Sustainability at H&M: Cleaning Up Its Act

H&M attempts to reduce its dependence on unsustainable raw materials and clean up its act.

H&M is the second largest fashion retailer in the world with revenues of $21.7B.  It operates in 61 countries, has 3,700+ stores and employs ~132,000 people.

Climate change poses a significant threat to H&M as well as the broader the textile manufacturing industry. Textiles such as cotton are one of the biggest cost components for H&M. Global warming is expected to reduce in crop yields, due to changing temperatures, flooding and drought conditions.[1] Given this, H&M may find it hard to source quality raw materials at a competitive price and with consistent supply. Raw material suppliers that are in water-stressed areas may also see a lot more regulatory requirements for water usage and waste discharge – leading to higher raw material costs.

Additionally, H&M and its suppliers have manufacturing and processing facilities located in ~33 countries around the world [2]. Many these of are in areas susceptible to the adverse impacts of climate change, such as rising sea levels, floods, and other extreme weather conditions. Unforeseen weather conditions could result in a temporary shutdown of these facilities, leading to production losses. Like what Nike faced in 2008 when flooding in Thailand caused four of its factories to shut down. [3]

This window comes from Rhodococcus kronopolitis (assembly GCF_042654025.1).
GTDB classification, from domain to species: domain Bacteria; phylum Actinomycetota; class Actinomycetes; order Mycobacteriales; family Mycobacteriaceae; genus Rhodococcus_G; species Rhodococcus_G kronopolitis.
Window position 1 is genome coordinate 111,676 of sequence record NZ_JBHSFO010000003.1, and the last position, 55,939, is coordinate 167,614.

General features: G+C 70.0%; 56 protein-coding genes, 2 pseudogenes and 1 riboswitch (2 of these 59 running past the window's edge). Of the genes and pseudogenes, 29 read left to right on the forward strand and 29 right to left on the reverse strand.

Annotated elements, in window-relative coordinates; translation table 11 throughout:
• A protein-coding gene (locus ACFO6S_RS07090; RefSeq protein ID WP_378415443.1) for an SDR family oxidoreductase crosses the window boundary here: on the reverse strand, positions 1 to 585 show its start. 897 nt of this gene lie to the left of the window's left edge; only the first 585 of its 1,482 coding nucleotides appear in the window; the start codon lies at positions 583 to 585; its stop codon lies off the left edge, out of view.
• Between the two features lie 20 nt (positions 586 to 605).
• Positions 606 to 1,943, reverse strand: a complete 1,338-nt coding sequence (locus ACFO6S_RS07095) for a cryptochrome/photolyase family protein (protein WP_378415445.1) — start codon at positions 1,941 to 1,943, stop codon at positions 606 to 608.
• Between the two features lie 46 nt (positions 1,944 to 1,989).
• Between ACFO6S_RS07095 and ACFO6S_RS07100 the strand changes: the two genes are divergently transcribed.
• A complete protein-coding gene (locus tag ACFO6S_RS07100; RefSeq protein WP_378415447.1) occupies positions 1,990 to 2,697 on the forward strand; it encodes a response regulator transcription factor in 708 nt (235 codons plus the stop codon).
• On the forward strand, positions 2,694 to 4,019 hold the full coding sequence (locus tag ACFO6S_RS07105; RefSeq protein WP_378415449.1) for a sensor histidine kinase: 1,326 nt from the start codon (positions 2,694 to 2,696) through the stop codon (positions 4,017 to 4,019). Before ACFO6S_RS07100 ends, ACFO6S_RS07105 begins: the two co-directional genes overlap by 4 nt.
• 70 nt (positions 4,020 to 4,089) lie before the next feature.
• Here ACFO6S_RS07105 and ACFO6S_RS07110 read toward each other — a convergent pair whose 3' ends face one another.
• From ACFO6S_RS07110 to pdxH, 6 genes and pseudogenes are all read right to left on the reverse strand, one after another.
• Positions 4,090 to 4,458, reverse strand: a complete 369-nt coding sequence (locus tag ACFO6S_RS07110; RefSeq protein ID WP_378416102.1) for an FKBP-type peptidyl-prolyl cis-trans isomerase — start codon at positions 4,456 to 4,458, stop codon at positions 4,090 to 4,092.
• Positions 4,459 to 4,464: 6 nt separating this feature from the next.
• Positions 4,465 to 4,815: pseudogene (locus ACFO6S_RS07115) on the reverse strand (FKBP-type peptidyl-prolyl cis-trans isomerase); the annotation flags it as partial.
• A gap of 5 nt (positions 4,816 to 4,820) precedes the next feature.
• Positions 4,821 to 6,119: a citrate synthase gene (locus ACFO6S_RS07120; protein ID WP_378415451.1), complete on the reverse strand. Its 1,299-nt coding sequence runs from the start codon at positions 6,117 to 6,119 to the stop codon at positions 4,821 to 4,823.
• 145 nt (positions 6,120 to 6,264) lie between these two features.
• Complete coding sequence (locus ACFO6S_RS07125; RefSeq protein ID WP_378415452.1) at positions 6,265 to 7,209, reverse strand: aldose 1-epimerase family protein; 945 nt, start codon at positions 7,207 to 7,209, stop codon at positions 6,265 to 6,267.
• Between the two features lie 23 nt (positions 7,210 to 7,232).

Adverse weather conditions can also have an impact on H&M’s logistics and supply chain, leading to temporary or permanent damage to their supply chain infrastructure and assets, causing a disruption in operations and sales.

Climate change and global warming will also result in changing and variable consumer preferences. Since H&M and other retailers plan their manufacturing cycles based on seasonal collections, drastic weather fluctuations could throw off production cycles, change how long collections stay on the shelf and determine what distinct changes need to be made across collections.

In light of this, H&M has undertaken several initiatives to reduce the impact of climate change on its business as well as to reduce its emissions footprint.

Cotton is the raw material H&M uses the most, but is it also the most susceptible to the impacts of climate change as it requires a lot of water to grow. Hence H&M has begun sourcing cotton from more sustainable sources, and their aim is for all cotton to
come from sustainable sources by 2020. [4]